Since ancient times, human beings have felt a great fascination for eagles, for their beauty, power… Not in vain, since time immemorial, their emblematic image, which brings together powerful symbols of majesty, preponderance and triumph, has been reflected in numerous cultures. in the world, being the protagonist of national symbols, in flags, heraldic shields and military ensigns. But also, many times, as happens with other species, it has been repudiated by man himself, considering them as rivals in the hunting of game species.
The golden eagle, Aquila chrysaetos, is the largest and most powerful of the Iberian raptors, with females being larger than males. For thousands of years it occupied most of the mountainous areas of the Peninsula. Currently, due to human pressure, the habitat of the queen of the Iberian skies has been reduced, although it remains stable. Experts fear that its population will decline in the coming decades.
Their most common prey among mammals are rabbits and hares; among birds, pigeons and partridges stand out, while they also consume some reptiles (ophidians and lizards), as well as carrion.
It is an essentially rock-dwelling raptor that seeks out rugged terrain and rocky cliffs, occupying a wide variety of habitats, provided that the terrain is as steep and abrupt as possible, mainly in quiet territories where nesting can be carried out, while avoiding masses of birds. extensive forests.
As has happened with other emblematic species such as the brown bear, the wolf, the lynx, the bearded vulture and other predators, the golden eagle has suffered severe persecution since the 17th century, culminating in the period between 1960-1990, where The indiscriminate use of poison to kill the so-called vermin was on the verge of ending the species. Other factors that affect its population is the loss of habitat due to various constructions in its natural space, as well as hunting pressure or the plundering of its nests.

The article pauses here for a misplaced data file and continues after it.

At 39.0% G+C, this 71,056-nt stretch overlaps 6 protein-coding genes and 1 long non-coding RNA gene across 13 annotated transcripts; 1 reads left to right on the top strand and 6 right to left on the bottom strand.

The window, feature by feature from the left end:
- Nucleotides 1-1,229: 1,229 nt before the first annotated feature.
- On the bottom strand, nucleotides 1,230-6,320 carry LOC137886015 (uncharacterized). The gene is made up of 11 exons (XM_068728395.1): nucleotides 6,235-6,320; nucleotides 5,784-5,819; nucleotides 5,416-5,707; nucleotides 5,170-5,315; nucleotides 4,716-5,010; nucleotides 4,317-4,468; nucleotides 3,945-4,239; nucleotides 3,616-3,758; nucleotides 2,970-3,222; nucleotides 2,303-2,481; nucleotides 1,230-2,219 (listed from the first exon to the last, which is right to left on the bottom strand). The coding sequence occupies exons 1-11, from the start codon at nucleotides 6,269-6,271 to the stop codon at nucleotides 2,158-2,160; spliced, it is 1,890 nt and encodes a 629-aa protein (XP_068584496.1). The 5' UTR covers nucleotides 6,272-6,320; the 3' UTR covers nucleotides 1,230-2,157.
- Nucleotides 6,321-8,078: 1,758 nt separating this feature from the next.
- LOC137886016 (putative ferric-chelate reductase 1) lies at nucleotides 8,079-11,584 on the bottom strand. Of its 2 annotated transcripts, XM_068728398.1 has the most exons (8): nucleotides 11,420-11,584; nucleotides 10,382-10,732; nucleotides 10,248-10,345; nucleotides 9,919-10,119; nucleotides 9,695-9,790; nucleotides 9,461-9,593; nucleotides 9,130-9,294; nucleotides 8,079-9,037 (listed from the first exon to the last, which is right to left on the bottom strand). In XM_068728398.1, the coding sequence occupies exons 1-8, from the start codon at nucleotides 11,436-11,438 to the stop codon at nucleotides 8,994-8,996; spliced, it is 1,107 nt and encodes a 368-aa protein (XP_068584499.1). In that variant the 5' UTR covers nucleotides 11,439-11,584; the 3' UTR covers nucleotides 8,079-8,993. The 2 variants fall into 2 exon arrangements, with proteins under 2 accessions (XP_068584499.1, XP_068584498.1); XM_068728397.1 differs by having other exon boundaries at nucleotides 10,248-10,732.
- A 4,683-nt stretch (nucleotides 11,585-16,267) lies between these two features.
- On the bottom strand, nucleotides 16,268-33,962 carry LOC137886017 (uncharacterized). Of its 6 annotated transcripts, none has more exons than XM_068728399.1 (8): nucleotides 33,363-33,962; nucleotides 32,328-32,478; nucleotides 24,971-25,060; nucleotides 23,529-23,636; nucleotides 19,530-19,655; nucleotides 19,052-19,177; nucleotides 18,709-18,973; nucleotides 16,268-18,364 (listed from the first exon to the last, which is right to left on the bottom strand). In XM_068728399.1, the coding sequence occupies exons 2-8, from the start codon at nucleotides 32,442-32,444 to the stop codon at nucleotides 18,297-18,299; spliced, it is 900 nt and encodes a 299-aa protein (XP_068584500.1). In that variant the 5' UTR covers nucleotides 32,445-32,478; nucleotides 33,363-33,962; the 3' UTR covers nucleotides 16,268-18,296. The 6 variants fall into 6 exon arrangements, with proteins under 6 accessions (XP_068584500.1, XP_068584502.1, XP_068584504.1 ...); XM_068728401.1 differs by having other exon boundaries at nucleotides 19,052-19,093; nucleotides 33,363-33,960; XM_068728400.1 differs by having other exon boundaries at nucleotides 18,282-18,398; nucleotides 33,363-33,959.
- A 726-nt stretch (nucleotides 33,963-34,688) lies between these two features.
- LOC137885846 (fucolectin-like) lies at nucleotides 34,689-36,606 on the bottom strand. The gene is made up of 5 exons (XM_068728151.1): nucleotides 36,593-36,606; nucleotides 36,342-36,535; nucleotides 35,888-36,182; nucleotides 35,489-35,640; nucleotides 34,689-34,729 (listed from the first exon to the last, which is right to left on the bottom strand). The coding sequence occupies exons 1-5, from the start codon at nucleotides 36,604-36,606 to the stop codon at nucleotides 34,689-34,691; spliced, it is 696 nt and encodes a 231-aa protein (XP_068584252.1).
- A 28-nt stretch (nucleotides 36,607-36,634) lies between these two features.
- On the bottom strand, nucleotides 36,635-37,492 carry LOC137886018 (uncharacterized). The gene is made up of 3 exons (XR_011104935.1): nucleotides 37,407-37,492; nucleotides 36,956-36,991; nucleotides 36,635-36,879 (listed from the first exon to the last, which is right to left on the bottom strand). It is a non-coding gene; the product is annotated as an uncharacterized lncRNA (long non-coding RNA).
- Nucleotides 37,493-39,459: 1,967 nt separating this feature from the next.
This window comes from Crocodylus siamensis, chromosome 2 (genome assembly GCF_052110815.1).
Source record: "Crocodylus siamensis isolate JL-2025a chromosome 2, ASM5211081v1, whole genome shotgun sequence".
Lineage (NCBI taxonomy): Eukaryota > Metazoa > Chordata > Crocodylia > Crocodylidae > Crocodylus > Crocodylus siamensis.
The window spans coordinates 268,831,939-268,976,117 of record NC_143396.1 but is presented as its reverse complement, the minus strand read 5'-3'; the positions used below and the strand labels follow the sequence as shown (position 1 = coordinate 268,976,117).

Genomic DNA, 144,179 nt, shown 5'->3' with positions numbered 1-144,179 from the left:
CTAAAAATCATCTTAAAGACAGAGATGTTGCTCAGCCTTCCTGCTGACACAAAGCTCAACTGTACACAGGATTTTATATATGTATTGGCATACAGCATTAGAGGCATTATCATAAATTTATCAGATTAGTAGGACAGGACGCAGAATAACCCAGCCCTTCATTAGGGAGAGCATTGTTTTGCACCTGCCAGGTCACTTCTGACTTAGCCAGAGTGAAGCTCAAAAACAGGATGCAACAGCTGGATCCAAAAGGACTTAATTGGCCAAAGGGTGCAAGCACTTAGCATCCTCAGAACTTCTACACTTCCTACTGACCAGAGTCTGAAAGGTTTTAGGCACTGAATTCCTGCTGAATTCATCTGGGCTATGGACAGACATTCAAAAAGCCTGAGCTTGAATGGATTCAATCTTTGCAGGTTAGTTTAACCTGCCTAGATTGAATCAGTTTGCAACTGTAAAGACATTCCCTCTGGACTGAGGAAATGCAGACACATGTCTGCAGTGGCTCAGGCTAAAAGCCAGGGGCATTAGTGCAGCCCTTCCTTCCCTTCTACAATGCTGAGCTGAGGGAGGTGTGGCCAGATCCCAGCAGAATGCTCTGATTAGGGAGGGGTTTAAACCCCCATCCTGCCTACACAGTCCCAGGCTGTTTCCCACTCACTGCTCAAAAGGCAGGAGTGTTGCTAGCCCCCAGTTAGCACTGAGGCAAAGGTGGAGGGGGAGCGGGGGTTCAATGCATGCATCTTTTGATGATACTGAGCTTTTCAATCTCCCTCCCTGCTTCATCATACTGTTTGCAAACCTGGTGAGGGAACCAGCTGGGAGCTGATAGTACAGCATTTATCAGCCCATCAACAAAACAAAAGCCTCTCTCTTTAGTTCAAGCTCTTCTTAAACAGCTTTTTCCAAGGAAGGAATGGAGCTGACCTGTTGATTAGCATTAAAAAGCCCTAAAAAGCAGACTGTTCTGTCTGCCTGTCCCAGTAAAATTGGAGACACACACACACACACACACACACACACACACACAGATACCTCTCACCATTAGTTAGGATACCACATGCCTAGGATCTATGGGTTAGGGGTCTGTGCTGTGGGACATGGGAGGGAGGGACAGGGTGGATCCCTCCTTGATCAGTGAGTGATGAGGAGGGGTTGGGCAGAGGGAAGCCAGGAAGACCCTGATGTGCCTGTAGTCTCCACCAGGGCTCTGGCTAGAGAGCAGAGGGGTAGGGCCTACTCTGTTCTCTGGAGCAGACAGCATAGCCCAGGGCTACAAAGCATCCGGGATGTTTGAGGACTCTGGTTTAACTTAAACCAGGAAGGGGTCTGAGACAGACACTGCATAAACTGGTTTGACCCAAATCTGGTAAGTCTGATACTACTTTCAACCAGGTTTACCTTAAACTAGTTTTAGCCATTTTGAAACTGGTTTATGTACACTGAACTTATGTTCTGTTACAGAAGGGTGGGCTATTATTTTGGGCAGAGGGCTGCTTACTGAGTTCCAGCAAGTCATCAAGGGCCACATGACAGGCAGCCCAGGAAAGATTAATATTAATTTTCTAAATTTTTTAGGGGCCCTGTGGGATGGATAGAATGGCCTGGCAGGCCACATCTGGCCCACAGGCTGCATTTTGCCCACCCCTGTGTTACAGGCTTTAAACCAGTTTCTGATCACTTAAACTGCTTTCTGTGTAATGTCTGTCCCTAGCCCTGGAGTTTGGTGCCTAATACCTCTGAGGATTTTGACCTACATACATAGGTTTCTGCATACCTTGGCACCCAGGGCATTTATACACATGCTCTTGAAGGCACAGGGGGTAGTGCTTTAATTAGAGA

It has a cruising flight that reaches 50 km/h, it can reach 190 km/h when hunting, and reach up to 320 km/h in a steep descent, thus exceeding the fall speed of the peregrine falcon.
Each pair usually occupies a territory with areas ranging from 20 to 200 square kilometers. And they are usually aggressive towards their ‘invasive’ congeners.
Their reproductive cycle begins at the end of January with the nuptial stop. The clutches are produced from the end of February to the end of March, and consist of one to four eggs, matte white in color and with reddish-brown spots.
Incubation, in which only the female is involved, lasts between 41 and 45 days. In 90% of cases they build the nest in rocks located between 200 and 2,200 meters above sea level. The nest is made up of a solid structure of branches, lined with grass and even wool. The two parents are responsible for its construction for about four to eight weeks, although it is the female who does most of the work.
The chicks are cared for by both parents and continually monitored by the female, with some help from the male, until they are 14 days old. The two adults feed them until they are 30 days old, and from that moment on they feed on their own.
The plumage fully develops in about 67-80 days. After leaving the nest, the young remain attached to the adults for about three more months, and then they disperse and look for their own territory. They do not reach sexual maturity until they are six years old.